It's Not That Hard Keeping Big Resellers Away From Graphics Cards

Illustration for article titled It's Not That Hard Keeping Big Resellers Away From Graphics Cards

Photo: cubiclewarrior50

While a Micro Center in Dallas was the scene of some depressing scenes earlier this month, when a huge crowd crushed against the store trying to get their hands on a new GPU, other stores in the chain have implemented far more stringent measures against scalpers and resellers.

Reddit user cubiclewarrior50 took this pic of their local Micro Center recently, and comments underneath from other customers across the country talk about similar policies having been employed at their nearest stores as well.

In this case, folks are only able to buy one GPU every 30 days, and must record their identification (either a driver’s license or “government issued ID”) when doing so. Other users are saying their stores have been doing the same thing for a few months now, and are also trying things out like leaving large signs out the front of stores “saying that they’re out of [stock] so you don’t waste your time”.

I’ve never tried to buy a GPU under these circumstances, but I am very familiar with a similar economy, namely the one around sneakers, where some brands and retailers care deeply about resellers scooping up all the shoes, while most couldn’t care less so long as every pair gets sold.

Take Nike, for example, where nearly every pair of a hyped release that drops on their site gets picked up by bots for, let’s say, $200, then resold days/weeks later for more. Nike don’t care because every pair is being sold and to them it maintains an aura of desirability for their products.

For fans/customers though it sucks and is deeply unfair. After all, if the end goal is getting shoes on the feet (or into the collections) of genuine fans, all this scenario is doing—and stop me capitalism fans if you’ve heard this one before—is creating an artificial economy for dedicated resellers that exists solely to inflate prices and make money out of thin air.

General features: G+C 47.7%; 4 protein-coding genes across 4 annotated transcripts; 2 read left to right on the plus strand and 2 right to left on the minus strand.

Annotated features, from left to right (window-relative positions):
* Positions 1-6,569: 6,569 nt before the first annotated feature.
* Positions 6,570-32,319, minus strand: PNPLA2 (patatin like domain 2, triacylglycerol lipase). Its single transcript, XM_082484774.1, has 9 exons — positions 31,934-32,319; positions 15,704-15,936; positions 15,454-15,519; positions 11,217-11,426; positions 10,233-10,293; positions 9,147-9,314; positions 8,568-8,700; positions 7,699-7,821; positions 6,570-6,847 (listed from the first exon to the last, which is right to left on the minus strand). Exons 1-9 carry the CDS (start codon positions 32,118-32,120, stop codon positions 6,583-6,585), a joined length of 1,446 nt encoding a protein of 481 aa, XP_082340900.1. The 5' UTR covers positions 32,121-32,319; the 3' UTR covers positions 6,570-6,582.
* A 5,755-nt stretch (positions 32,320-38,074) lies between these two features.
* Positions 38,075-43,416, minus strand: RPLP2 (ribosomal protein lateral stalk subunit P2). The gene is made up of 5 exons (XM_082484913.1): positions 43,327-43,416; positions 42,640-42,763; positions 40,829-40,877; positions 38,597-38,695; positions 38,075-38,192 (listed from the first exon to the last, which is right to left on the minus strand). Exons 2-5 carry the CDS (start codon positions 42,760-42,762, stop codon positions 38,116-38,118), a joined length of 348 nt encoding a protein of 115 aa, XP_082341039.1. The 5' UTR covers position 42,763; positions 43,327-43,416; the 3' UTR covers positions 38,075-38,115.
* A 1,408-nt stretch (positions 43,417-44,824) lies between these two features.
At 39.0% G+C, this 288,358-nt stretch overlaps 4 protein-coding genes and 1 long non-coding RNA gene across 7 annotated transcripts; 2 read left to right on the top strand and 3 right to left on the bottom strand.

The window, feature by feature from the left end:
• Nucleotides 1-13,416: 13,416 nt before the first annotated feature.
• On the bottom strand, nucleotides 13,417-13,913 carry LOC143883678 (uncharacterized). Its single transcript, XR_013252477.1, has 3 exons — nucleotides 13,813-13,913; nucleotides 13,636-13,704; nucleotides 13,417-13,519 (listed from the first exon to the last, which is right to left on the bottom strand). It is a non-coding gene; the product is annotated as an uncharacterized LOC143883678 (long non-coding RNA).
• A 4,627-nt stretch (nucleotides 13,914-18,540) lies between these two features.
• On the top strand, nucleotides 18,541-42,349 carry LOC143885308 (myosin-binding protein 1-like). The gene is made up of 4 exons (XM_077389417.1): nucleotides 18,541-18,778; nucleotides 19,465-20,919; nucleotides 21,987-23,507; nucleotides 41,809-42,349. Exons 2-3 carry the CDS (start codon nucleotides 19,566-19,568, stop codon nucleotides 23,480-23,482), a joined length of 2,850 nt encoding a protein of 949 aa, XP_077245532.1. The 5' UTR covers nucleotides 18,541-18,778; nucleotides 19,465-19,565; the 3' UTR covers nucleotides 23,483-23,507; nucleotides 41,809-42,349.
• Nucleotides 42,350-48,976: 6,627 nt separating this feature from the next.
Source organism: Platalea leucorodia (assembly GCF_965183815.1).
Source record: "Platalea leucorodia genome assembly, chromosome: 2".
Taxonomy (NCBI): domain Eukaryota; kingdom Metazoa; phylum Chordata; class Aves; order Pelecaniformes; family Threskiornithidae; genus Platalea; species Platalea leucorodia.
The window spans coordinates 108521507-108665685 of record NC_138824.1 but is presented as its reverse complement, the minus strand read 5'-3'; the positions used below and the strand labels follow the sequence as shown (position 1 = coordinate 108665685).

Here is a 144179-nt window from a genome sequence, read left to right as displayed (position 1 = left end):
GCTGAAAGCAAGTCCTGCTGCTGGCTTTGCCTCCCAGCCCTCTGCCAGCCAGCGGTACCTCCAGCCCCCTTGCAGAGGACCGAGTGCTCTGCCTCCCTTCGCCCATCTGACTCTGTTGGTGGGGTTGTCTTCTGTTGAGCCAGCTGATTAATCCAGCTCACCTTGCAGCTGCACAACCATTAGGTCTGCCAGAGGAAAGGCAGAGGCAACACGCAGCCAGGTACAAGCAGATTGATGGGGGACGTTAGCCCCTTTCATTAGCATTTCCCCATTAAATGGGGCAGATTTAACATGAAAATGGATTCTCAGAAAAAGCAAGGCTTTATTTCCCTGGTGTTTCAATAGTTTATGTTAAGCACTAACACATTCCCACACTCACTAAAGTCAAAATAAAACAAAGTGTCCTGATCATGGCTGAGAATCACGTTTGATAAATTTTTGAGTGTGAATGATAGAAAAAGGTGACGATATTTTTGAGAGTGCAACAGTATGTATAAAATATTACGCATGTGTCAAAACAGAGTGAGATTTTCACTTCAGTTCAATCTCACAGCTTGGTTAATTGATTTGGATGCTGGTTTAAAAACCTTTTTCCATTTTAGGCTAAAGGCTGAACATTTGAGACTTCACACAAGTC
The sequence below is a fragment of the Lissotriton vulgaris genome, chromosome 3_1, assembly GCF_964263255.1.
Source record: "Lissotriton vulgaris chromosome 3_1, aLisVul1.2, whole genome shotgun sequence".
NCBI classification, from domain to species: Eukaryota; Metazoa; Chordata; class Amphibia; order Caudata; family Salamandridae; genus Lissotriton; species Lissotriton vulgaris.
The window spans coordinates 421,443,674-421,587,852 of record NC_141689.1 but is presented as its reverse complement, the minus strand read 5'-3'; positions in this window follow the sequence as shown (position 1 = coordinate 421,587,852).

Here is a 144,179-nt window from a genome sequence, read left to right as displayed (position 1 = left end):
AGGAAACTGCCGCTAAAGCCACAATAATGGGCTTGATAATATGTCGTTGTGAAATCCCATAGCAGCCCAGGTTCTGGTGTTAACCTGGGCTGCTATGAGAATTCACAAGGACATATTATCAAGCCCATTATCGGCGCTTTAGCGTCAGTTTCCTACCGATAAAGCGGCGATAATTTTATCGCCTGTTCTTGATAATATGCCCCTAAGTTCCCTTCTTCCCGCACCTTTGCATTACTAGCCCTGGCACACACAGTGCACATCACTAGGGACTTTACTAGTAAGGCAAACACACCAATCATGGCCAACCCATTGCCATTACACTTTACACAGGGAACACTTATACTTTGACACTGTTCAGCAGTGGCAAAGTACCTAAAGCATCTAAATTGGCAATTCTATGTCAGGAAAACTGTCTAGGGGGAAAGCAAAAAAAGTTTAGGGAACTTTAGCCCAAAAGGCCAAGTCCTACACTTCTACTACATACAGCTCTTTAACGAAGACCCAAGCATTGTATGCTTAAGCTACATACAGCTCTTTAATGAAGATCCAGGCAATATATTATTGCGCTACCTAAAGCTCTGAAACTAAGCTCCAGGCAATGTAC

Yet a local store I buy a lot of shoes from, Supply, does the opposite. Whenever there’s a hyped release they hold a raffle, and the data entry fields (name, address, etc) are randomised after each release to make it harder for bots to be programmed for them. Many releases also require photographic ID backing up the names on the entry in order to pick up your shoes.

Is this a perfect solution? No! Neither Supply’s or Micro Center’s are. Nothing can or probably ever will stop a single person from buying one GPU, or winning one pair of shoes in a raffle, and flipping them for $100, or from enlisting friends/family to help. Where genuine market shortages exist—whether because GPUs are hard to come by at the moment or only a limited number of sneakers are made—there’ll always be a temptation to capitalise.

Those measures are something, though, as every step you add to the purchasing process makes it harder for big resellers to get their hands on dozens or even hundreds of cards at a time and really fuck up the market. Plus purchasing limits, ID checks and raffles greatly increase the chances of individuals being able to actually get the thing they want.

Of course the big difference with my comparison here is that Micro Center and Supply are outliers, who presumably care about a customer base and want to look after them, while manufacturers and and many other big retailers clearly don’t. So long as every product they’re directly selling gets sold for what they’re asking, they’re happy to let the open market take care of the rest, fans be damned.

source: gamezpot.com